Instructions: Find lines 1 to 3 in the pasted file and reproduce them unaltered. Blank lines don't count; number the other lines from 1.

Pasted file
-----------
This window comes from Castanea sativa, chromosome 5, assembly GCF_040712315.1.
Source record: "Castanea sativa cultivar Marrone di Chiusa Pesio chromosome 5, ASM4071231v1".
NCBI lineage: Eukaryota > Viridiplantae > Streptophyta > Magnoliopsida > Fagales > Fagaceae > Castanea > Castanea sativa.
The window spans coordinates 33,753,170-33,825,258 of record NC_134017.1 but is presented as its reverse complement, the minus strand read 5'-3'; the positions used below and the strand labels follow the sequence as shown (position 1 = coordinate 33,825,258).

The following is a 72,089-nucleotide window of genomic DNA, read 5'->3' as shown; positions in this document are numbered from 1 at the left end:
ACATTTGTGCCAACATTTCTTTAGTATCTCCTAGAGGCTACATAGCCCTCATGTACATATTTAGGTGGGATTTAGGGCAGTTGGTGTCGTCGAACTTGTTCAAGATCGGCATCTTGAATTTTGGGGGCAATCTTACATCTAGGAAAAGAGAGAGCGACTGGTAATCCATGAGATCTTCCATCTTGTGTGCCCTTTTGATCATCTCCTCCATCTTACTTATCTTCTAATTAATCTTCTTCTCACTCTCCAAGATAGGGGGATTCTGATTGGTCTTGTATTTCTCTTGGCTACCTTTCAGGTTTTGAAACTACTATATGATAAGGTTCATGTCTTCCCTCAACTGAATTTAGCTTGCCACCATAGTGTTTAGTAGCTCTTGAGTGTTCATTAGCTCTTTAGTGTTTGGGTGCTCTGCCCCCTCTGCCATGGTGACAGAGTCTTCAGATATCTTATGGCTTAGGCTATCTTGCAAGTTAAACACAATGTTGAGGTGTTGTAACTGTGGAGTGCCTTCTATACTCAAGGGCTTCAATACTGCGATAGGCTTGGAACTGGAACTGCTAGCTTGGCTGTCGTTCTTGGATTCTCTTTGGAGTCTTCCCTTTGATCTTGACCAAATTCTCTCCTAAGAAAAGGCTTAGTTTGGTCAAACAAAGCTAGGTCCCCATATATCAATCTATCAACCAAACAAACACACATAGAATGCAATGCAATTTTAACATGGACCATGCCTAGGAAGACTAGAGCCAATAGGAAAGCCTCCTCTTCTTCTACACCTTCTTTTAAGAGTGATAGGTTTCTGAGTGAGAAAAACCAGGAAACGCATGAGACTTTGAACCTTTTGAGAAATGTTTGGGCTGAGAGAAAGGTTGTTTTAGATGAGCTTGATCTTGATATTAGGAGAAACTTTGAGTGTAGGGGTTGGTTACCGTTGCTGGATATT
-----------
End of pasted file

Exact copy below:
This window comes from Castanea sativa, chromosome 5, assembly GCF_040712315.1.
Source record: "Castanea sativa cultivar Marrone di Chiusa Pesio chromosome 5, ASM4071231v1".
NCBI lineage: Eukaryota > Viridiplantae > Streptophyta > Magnoliopsida > Fagales > Fagaceae > Castanea > Castanea sativa.